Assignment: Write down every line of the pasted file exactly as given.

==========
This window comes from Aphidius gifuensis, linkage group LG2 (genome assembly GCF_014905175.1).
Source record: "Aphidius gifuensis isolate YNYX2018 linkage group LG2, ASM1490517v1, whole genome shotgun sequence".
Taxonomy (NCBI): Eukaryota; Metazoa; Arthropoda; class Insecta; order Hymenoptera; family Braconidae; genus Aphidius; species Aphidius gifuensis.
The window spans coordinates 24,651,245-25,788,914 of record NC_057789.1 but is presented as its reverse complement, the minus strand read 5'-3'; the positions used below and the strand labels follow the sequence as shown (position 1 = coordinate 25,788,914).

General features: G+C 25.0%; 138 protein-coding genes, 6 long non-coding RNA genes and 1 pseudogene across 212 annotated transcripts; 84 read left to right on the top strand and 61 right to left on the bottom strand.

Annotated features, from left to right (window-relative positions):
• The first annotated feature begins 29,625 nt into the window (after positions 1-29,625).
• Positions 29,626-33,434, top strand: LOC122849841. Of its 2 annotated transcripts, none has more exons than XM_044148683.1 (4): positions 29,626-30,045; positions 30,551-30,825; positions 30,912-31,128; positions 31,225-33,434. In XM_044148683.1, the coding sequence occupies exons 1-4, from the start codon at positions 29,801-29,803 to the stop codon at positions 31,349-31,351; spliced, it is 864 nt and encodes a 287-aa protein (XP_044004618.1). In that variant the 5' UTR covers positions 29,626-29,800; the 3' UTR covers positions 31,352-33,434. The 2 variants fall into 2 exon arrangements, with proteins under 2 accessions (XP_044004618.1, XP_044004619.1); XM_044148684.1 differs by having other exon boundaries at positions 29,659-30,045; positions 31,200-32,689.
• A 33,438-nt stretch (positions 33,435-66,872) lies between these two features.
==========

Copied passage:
This window comes from Aphidius gifuensis, linkage group LG2 (genome assembly GCF_014905175.1).
Source record: "Aphidius gifuensis isolate YNYX2018 linkage group LG2, ASM1490517v1, whole genome shotgun sequence".
Taxonomy (NCBI): Eukaryota; Metazoa; Arthropoda; class Insecta; order Hymenoptera; family Braconidae; genus Aphidius; species Aphidius gifuensis.
The window spans coordinates 24,651,245-25,788,914 of record NC_057789.1 but is presented as its reverse complement, the minus strand read 5'-3'; the positions used below and the strand labels follow the sequence as shown (position 1 = coordinate 25,788,914).

General features: G+C 25.0%; 138 protein-coding genes, 6 long non-coding RNA genes and 1 pseudogene across 212 annotated transcripts; 84 read left to right on the top strand and 61 right to left on the bottom strand.

Annotated features, from left to right (window-relative positions):
• The first annotated feature begins 29,625 nt into the window (after positions 1-29,625).
• Positions 29,626-33,434, top strand: LOC122849841. Of its 2 annotated transcripts, none has more exons than XM_044148683.1 (4): positions 29,626-30,045; positions 30,551-30,825; positions 30,912-31,128; positions 31,225-33,434. In XM_044148683.1, the coding sequence occupies exons 1-4, from the start codon at positions 29,801-29,803 to the stop codon at positions 31,349-31,351; spliced, it is 864 nt and encodes a 287-aa protein (XP_044004618.1). In that variant the 5' UTR covers positions 29,626-29,800; the 3' UTR covers positions 31,352-33,434. The 2 variants fall into 2 exon arrangements, with proteins under 2 accessions (XP_044004618.1, XP_044004619.1); XM_044148684.1 differs by having other exon boundaries at positions 29,659-30,045; positions 31,200-32,689.
• A 33,438-nt stretch (positions 33,435-66,872) lies between these two features.